The escape of Chen Guangcheng from his home in Shandong province - where he was held illegally under house arrest for 19 months - into the American embassy in Beijing precipitated a crisis between the US and China, one that was to a large extent resolved with both governments focusing on the blind activist's requests.
Chen at first insisted he wished to remain in China with his family. What he wanted, he said, was an opportunity to attend a university since, so far, he had only been able to study law on his own.
The Americans then entered into talks with the Chinese government, which proved remarkably flexible. No doubt the looming visit by US Secretary of State Hillary Rodham Clinton to take part in high-level talks was an additional incentive.
In the end, virtually all Chen's demands were met. Beijing offered to relocate him and his family to another province, where he would be safe, able to attend law school for free and lead a normal life. He was given a choice of several universities that have blind institutions. He chose Tianjin .
While negotiated with the help of American diplomats, the agreement reached was between Chen and the Chinese government. The US was merely a facilitator.
Chen evidently felt reassured, with the American ambassador on one side and a senior State Department official on the other, each holding his hand, when he left the embassy for the Chaoyang Hospital, where he would meet his wife and children and have his injuries attended to.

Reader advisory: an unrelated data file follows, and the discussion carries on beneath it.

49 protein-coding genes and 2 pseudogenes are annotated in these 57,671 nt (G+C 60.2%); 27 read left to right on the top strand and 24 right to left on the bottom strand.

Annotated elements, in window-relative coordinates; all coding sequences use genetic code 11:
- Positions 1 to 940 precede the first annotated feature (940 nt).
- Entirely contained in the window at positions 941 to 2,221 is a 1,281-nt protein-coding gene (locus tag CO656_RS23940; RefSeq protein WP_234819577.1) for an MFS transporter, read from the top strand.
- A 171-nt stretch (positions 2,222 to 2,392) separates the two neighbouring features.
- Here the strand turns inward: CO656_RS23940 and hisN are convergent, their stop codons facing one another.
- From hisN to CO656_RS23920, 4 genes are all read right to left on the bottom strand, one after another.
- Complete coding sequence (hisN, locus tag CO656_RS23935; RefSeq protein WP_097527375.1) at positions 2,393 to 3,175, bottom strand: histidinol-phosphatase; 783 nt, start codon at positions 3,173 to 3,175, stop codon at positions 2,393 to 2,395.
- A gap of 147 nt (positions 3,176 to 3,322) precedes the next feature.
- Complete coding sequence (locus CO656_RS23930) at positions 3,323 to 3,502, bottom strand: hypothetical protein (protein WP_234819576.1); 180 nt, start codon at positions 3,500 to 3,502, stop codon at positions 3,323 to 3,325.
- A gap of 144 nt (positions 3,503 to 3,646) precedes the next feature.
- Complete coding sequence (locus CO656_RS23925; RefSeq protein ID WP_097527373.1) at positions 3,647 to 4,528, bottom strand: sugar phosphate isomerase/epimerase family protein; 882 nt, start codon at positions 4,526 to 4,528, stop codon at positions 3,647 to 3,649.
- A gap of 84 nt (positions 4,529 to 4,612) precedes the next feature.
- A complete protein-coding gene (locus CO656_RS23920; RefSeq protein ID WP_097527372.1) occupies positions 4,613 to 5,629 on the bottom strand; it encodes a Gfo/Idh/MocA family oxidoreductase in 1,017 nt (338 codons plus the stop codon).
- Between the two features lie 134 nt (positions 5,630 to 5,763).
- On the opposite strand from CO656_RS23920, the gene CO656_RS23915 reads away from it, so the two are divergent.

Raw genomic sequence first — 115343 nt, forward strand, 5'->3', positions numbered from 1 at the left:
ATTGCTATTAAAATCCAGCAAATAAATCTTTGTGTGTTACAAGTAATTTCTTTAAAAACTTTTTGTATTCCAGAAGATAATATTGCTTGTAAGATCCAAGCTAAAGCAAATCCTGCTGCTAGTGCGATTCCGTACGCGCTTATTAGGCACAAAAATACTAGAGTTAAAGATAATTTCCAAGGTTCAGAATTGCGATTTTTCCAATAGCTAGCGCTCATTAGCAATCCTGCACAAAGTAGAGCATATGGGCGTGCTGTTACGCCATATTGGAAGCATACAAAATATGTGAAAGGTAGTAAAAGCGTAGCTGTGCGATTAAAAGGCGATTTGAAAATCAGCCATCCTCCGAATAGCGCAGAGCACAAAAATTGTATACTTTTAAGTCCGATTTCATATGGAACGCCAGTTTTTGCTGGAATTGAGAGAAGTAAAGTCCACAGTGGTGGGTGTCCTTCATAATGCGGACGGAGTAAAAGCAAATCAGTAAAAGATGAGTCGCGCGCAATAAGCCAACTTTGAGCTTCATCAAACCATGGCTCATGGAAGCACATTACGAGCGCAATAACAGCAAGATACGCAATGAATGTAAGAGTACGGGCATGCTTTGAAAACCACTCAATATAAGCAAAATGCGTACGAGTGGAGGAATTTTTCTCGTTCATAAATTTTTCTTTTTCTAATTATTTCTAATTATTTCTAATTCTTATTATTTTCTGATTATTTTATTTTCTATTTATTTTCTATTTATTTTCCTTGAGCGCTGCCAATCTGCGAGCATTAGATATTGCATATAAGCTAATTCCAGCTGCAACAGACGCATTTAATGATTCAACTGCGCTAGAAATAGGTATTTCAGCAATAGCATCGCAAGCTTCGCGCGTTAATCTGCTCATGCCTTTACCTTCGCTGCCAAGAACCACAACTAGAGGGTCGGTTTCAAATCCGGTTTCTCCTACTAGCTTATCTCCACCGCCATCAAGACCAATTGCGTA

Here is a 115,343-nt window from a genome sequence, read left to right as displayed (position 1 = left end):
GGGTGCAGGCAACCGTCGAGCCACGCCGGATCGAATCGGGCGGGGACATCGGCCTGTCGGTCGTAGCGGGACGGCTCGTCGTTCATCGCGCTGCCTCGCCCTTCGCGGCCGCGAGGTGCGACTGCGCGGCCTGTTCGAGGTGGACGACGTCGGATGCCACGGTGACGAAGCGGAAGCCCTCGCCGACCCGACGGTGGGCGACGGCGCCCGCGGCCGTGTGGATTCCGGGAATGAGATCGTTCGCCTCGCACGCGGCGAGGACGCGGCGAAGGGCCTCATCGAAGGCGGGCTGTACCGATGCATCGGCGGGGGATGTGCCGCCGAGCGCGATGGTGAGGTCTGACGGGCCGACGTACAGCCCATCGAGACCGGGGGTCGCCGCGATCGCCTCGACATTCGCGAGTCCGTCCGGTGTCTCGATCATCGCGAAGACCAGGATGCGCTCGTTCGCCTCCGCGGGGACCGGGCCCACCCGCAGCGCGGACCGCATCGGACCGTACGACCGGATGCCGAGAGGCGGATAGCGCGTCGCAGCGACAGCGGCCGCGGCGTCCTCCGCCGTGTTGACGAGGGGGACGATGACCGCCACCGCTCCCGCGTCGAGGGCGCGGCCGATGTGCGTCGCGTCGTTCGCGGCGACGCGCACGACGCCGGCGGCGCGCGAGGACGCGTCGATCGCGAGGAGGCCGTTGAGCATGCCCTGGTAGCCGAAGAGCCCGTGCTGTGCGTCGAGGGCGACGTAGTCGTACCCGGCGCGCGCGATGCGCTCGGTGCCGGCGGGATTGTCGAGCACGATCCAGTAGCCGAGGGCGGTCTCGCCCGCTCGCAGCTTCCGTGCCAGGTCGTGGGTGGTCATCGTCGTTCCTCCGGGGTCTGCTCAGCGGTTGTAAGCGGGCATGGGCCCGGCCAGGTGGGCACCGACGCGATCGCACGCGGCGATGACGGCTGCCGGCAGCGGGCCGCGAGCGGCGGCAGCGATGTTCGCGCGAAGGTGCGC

But this unprecedented agreement, which would have seen China loosen its security grip on the country, evaporated within hours as Chen learned that his wife had been abused after his escape and other dissidents warned him that China would not keep its word.
With Chen now asking to leave China, American and Chinese officials got to work again and evidently cobbled together another deal. Thus, on Friday, Chinese foreign ministry spokesman Liu Weimin confirmed that Chen faces no criminal charges and, as 'a regular citizen', was free to apply to study abroad.
This was followed by the State Department announcing that Chen 'has been offered a fellowship from an American university, where he can be accompanied by his wife and two children'.
But Chen is not home free yet. According to Chinese regulations, he must return to Shandong to apply for a passport, a daunting prospect in view of his experiences there. Since Chen is in hospital, Beijing could waive this rule and offer passports to him and his family in Beijing.
Finally, in the past, the Chinese government has not allowed dissidents to return home, and this no doubt weighs on Chen's mind. If Liu, the foreign ministry spokesman, was to say that Chen, as a 'regular citizen', had the right to return to China whenever he wanted, it would go far to set many minds at ease in China and Washington. It would show how much China has changed and how strong the US-China relationship has grown.
Frank Ching is a Hong Kong-based writer and commentator. email@example.com. Follow him on Twitter: @FrankChing1